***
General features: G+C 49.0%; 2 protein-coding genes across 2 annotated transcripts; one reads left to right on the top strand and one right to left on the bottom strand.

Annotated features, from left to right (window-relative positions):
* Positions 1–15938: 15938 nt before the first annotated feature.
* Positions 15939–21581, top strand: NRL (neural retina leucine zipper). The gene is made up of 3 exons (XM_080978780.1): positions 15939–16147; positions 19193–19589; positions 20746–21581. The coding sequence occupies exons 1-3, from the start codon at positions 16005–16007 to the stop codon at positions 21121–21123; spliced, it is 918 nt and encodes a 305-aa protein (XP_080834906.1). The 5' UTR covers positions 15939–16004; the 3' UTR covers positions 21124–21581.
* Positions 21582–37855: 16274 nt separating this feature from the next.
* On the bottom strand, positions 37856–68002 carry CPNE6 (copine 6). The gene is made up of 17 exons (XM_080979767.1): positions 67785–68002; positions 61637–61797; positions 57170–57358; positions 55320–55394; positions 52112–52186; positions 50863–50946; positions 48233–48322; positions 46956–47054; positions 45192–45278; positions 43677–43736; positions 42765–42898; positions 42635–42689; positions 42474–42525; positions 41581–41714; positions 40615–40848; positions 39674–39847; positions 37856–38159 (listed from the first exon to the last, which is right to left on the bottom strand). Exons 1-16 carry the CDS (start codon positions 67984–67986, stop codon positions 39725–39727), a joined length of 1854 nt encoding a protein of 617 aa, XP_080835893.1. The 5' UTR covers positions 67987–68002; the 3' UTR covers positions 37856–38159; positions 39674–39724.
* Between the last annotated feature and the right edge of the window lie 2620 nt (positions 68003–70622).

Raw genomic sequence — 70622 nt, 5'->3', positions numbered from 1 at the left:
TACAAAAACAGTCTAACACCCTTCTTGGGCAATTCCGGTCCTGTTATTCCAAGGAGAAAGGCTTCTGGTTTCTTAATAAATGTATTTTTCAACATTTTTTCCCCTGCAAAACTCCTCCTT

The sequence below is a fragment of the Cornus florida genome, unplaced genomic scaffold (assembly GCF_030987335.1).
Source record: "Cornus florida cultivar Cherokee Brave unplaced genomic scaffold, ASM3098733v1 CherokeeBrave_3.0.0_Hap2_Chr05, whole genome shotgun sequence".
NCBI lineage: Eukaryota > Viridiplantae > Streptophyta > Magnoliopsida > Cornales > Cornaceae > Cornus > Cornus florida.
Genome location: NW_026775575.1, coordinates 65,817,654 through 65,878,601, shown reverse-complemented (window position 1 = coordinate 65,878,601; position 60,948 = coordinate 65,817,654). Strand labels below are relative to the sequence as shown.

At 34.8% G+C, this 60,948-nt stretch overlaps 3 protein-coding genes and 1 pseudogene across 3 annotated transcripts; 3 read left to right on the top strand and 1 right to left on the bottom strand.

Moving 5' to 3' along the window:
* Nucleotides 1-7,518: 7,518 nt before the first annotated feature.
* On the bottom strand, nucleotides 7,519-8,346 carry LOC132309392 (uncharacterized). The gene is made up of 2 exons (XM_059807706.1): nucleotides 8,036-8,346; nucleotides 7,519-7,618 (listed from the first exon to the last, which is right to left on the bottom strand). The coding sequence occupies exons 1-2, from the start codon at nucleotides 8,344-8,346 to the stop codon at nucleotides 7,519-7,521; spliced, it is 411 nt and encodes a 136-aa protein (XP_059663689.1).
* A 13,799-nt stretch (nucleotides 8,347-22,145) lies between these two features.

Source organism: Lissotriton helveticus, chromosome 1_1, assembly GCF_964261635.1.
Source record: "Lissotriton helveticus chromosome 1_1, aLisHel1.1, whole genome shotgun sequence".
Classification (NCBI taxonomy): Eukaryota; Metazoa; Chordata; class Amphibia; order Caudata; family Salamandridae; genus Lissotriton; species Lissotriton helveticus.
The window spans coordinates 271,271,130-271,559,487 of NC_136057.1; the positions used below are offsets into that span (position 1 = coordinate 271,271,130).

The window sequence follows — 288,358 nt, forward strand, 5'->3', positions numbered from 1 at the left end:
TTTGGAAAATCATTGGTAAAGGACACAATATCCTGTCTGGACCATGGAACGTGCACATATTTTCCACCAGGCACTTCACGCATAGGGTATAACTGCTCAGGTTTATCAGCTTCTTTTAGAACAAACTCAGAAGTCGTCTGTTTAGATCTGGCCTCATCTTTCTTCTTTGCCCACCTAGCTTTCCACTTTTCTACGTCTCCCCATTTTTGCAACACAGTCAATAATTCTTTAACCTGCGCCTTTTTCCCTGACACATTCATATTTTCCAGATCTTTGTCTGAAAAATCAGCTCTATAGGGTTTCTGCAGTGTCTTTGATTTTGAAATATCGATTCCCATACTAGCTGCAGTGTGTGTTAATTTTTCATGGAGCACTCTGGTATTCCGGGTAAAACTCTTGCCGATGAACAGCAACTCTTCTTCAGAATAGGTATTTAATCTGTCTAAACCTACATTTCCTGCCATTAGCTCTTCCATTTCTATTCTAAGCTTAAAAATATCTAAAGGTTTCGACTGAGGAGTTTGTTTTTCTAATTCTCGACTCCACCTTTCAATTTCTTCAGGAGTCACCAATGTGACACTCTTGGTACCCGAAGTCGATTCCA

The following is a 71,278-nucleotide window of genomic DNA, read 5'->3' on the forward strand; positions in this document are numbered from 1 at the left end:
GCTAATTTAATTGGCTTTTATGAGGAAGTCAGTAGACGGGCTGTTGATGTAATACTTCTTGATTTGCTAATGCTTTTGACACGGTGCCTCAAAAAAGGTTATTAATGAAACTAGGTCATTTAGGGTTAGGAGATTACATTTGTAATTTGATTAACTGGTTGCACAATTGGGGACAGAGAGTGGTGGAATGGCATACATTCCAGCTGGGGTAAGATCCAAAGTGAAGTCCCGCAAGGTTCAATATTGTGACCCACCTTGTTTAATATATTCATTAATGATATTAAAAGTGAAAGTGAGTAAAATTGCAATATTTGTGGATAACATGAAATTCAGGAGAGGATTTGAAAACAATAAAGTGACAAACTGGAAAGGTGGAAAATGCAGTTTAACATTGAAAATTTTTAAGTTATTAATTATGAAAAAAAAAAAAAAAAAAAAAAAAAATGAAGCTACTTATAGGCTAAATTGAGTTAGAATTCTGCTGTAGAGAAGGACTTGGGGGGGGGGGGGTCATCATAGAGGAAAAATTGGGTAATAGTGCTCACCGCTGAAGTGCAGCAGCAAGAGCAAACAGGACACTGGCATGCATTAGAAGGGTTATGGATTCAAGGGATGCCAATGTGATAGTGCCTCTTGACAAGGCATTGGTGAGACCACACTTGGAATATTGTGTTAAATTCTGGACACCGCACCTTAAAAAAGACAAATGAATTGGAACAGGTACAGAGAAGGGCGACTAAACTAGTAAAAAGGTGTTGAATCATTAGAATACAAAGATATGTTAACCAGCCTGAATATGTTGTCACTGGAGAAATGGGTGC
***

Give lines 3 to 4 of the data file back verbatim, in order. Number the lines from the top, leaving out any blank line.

* Positions 1–15938: 15938 nt before the first annotated feature.
* Positions 15939–21581, top strand: NRL (neural retina leucine zipper). The gene is made up of 3 exons (XM_080978780.1): positions 15939–16147; positions 19193–19589; positions 20746–21581. The coding sequence occupies exons 1-3, from the start codon at positions 16005–16007 to the stop codon at positions 21121–21123; spliced, it is 918 nt and encodes a 305-aa protein (XP_080834906.1). The 5' UTR covers positions 15939–16004; the 3' UTR covers positions 21124–21581.